5. ^ Frank Miller, 300 #4 (August 1998), "Combat" letters page, Dark Horse Comics
  6. ^ Brin, David (2011-11-13). "Move over, Frank Miller: or why the Occupy Wall Street Kids are Better than the #$%! Spartans". Retrieved 2011-11-14.
  7. ^ Holland, pp. 187–190
  8. ^ Herodotus VI, 120
  9. ^ Herodotus VII, 206
  10. ^ Samurai Jack: XXV: Jack And The Spartans – TV.com

External links

Alias Enterprises

Alias Enterprises is a United States publishing company. Their main divisions are Alias Comics (all-ages comic books) and Cross Culture (Christian comic books). Based in San Diego, California, it was founded in January 2005 by Brett Burner and Mike S. Miller. They publish comics such as Lullaby, The 10th Muse, The Legend of Isis, and Sixgun Samurai.

All-Star Superman

All-Star Superman is a twelve-issue American comic book series featuring Superman that was published by DC Comics. The series ran from November 2005 to October 2008. The series was written by Grant Morrison, drawn by Frank Quitely, and digitally inked by Jamie Grant. DC claimed that this series would "strip down the Man of Steel to his timeless, essential elements".The series was the second to be launched in 2005 under DC's All-Star imprint, the first being All Star Batman & Robin, the Boy Wonder. These series were attempts by DC to allow major comics creators a chance to tell stories showcasing these characters without being restricted by DC Universe continuity.

Identity Crisis (DC Comics)

Identity Crisis is a seven-issue comic book limited series published by DC Comics from June to December in 2004. It was created by writer Brad Meltzer and the artistic team of penciler Rags Morales and inker Michael Bair.

Infinite Crisis

"Infinite Crisis" is a 2005–2006 comic book storyline published by DC Comics, consisting of an eponymous, seven-issue comic book limited series written by Geoff Johns and illustrated by Phil Jimenez, George Pérez, Ivan Reis, and Jerry Ordway, and a number of tie-in books. The main miniseries debuted in October 2005, and each issue was released with two variant covers: one by Pérez, and one by Jim Lee and Sandra Hope.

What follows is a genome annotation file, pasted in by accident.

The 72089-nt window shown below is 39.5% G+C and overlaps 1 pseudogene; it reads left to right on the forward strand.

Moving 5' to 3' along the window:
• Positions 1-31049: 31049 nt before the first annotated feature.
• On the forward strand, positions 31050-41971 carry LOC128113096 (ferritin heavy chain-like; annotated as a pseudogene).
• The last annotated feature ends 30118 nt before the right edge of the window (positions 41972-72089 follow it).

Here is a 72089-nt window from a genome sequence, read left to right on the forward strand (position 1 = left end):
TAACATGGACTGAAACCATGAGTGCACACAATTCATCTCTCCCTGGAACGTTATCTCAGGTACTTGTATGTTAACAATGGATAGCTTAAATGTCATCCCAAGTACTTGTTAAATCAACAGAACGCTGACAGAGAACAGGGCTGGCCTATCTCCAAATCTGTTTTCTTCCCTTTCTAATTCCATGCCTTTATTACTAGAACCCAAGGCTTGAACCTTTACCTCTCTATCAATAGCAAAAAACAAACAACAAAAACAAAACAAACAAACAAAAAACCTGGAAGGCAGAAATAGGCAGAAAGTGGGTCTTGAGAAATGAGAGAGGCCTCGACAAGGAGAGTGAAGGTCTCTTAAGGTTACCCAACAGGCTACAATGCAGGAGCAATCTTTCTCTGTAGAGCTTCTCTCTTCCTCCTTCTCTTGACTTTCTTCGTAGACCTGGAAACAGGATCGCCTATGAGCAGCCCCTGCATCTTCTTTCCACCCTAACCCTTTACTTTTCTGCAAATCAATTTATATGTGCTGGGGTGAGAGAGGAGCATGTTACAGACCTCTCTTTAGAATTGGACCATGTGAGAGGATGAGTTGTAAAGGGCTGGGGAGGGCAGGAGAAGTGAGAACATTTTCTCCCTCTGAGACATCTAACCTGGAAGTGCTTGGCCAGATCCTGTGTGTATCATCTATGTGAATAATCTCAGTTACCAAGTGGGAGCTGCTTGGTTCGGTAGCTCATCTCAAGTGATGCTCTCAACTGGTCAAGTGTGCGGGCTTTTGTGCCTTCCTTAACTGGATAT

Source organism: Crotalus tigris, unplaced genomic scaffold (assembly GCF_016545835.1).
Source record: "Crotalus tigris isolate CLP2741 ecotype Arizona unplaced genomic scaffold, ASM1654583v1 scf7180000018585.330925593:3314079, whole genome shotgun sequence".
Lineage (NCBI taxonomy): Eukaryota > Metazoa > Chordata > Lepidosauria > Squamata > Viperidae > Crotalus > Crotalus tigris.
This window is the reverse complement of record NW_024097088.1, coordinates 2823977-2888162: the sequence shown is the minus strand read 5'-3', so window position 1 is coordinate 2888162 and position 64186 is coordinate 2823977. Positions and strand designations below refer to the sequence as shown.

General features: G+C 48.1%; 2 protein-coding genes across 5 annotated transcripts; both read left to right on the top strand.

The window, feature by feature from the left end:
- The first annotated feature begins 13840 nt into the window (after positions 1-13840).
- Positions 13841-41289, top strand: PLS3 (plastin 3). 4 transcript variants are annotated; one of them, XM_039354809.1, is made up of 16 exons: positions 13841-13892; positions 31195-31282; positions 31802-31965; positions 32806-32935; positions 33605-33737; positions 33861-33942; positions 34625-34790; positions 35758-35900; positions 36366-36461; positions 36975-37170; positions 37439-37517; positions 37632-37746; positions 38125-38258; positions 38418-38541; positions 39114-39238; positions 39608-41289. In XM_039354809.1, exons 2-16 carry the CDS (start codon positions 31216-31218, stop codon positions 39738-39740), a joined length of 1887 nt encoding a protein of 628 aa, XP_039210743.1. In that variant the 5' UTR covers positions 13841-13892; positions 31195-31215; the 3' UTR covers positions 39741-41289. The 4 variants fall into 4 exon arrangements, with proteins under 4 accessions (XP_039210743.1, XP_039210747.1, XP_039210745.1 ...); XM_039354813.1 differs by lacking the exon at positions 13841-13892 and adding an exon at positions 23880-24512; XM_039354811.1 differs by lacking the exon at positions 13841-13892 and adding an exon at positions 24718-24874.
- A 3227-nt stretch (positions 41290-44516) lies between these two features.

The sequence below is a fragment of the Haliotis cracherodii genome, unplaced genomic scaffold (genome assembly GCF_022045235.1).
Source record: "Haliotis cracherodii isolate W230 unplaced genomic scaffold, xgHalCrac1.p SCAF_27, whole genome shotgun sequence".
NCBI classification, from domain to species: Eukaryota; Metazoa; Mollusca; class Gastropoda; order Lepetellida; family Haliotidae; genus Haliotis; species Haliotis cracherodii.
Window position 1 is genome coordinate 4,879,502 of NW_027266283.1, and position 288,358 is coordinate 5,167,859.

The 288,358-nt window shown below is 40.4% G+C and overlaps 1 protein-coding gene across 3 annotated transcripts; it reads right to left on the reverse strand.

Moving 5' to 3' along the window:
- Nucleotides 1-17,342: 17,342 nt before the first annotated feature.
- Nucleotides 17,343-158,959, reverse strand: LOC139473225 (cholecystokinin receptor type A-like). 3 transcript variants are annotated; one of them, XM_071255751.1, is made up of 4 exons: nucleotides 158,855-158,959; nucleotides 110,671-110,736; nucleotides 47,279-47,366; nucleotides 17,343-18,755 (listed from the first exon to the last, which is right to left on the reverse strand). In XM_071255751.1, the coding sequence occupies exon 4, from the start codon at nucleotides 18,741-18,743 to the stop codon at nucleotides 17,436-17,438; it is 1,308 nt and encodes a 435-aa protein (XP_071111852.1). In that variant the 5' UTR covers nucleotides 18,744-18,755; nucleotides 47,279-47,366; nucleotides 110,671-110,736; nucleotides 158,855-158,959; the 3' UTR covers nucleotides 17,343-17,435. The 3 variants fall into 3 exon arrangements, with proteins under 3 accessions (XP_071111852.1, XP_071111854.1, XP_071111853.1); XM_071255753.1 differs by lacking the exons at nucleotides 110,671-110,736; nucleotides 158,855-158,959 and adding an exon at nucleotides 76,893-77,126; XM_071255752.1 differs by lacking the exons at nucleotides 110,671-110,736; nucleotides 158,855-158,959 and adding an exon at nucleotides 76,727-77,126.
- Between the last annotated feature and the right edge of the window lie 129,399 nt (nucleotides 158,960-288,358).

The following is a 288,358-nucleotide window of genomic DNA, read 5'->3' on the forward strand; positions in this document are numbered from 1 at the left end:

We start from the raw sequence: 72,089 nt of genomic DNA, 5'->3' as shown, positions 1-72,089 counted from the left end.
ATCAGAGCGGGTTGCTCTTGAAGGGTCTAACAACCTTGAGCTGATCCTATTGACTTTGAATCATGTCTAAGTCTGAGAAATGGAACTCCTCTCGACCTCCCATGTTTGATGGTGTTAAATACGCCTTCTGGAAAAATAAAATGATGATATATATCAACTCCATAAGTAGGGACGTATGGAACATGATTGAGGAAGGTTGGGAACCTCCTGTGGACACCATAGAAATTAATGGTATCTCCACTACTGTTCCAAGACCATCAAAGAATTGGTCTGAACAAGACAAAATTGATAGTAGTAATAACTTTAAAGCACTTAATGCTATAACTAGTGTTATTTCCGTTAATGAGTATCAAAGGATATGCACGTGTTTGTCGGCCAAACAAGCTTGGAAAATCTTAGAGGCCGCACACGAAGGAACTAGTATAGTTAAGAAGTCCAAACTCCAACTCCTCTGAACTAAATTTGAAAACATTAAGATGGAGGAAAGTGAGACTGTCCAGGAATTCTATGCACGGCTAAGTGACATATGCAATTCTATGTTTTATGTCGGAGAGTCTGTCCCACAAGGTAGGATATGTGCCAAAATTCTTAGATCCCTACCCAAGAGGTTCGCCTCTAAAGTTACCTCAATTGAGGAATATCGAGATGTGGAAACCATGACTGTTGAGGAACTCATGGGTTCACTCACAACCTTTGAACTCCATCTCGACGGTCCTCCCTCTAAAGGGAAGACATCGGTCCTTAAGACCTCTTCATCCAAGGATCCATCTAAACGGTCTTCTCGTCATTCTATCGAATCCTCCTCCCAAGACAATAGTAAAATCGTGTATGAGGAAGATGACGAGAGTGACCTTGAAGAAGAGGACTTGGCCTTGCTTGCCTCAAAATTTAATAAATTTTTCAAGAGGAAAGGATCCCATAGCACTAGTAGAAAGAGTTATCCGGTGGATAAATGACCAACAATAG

The series storyline was a sequel to DC's 1985 limited series Crisis on Infinite Earths, which "rebooted" much of the DC continuity in an effort to fix 50 years of contradictory character history. It revisited characters and concepts from that earlier Crisis, including the existence of DC's Multiverse. Some of the characters featured were alternate versions of comic icons such as an alternate Superman named Kal-L, who came from a parallel universe called Earth-Two. A major theme was the nature of heroism, contrasting the often dark and conflicted modern-day heroes with memories of "lighter" and ostensibly more noble and collegial heroes of American comic books' earlier days.

Infinite Crisis #1 was ranked first in the top 300 comics for October 2005 with pre-order sales of 249,265. This was almost double the second ranked comic House of M #7 which had pre-order sales of 134,429. Infinite Crisis #2 was also the top seller in top 300 comics for November 2005 with pre-order sales of 207,564.

Inhumans vs. X-Men

Inhumans vs. X-Men, also stylized IvX or IVX, was a 2016 American comic book limited series published by Marvel Comics. The series ran for seven issues, beginning with a prologue issue #0 in November 2016 before officially beginning in December 2016 and ending in March 2017. The series was written by Charles Soule and Jeff Lemire with art from Leinil Francis Yu, Kenneth Rocafort, and Javi Garron. The series features a battle over a biological substance named the Terrigen Mist, which the alien Inhumans need to survive but is deadly to the mutant X-Men and other mutant individuals.

Jeph Loeb

Joseph "Jeph" Loeb III () is an American film and television writer, producer and comic book writer. Loeb was a producer/writer on the TV series Smallville and Lost, writer for the films Commando and Teen Wolf, and a writer and co-executive producer on the NBC TV show Heroes from its premiere in 2006 to November 2008. In 2010, Loeb became Executive Vice President of Marvel Television.A four-time Eisner Award winner and five-time Wizard Fan Awards winner, Loeb's comic book work, which has appeared on the New York Times Best Seller list, includes work on many major characters, including Spider-Man, Batman, Superman, Hulk, Captain America, Cable, Iron Man, Daredevil, Supergirl, the Avengers, and Buffy the Vampire Slayer, much of which he has produced in collaboration with artist Tim Sale.

Speakeasy Comics

Speakeasy Comics was a Canadian publishing company of comic books and graphic novels which operated from 2004–2006. Based in Toronto, Ontario, Speakeasy published monthly comics, creator-owned independent series, original graphic novels, and collected out-of-print creator-owned comics series that had originated with other companies. Its best-known titles were Atomika, Beowulf, The Grimoire, and Rocketo.